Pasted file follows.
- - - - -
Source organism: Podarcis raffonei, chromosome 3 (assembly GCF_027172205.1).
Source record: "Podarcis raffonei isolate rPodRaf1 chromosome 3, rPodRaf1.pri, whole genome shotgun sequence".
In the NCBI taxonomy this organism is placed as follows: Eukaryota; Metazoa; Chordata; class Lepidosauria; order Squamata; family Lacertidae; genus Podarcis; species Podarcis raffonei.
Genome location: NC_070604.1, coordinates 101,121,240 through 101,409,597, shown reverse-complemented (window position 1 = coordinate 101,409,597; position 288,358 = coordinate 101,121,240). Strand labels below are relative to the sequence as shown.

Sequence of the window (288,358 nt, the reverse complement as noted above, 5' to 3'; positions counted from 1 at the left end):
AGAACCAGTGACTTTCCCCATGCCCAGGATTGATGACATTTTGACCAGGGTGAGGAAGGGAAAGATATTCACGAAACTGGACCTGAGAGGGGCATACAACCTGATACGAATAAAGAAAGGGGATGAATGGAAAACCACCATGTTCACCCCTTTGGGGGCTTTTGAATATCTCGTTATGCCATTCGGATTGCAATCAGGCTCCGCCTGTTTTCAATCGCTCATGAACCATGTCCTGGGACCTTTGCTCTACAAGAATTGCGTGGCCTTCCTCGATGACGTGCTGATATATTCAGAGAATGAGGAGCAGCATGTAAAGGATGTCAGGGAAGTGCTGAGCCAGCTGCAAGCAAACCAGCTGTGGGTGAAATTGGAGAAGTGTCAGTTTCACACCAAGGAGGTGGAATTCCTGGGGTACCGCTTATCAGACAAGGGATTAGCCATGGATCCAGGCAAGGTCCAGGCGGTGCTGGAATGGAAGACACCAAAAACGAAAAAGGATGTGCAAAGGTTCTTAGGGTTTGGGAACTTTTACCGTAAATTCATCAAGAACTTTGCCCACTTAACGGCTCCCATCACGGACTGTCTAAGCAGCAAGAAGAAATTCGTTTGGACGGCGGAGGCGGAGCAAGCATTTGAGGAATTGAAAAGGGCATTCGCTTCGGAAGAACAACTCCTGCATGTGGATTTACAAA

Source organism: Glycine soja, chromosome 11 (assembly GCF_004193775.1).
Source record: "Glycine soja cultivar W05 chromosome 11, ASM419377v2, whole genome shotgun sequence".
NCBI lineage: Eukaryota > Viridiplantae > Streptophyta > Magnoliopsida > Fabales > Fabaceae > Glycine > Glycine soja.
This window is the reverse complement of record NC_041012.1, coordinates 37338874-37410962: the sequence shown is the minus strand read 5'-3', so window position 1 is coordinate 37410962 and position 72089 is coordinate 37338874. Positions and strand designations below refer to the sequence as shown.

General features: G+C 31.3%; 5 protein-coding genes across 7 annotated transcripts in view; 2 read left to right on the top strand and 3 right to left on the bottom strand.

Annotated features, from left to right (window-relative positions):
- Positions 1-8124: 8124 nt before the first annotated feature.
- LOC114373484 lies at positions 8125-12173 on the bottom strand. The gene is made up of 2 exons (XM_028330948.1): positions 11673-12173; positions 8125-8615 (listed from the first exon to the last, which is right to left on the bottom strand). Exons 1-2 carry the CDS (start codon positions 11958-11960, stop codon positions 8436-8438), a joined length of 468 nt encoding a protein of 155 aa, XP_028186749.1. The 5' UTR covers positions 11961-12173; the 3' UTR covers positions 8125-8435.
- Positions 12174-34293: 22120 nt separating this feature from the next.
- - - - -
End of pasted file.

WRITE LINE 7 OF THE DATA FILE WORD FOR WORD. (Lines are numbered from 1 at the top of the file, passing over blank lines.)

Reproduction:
Source organism: Glycine soja, chromosome 11 (assembly GCF_004193775.1).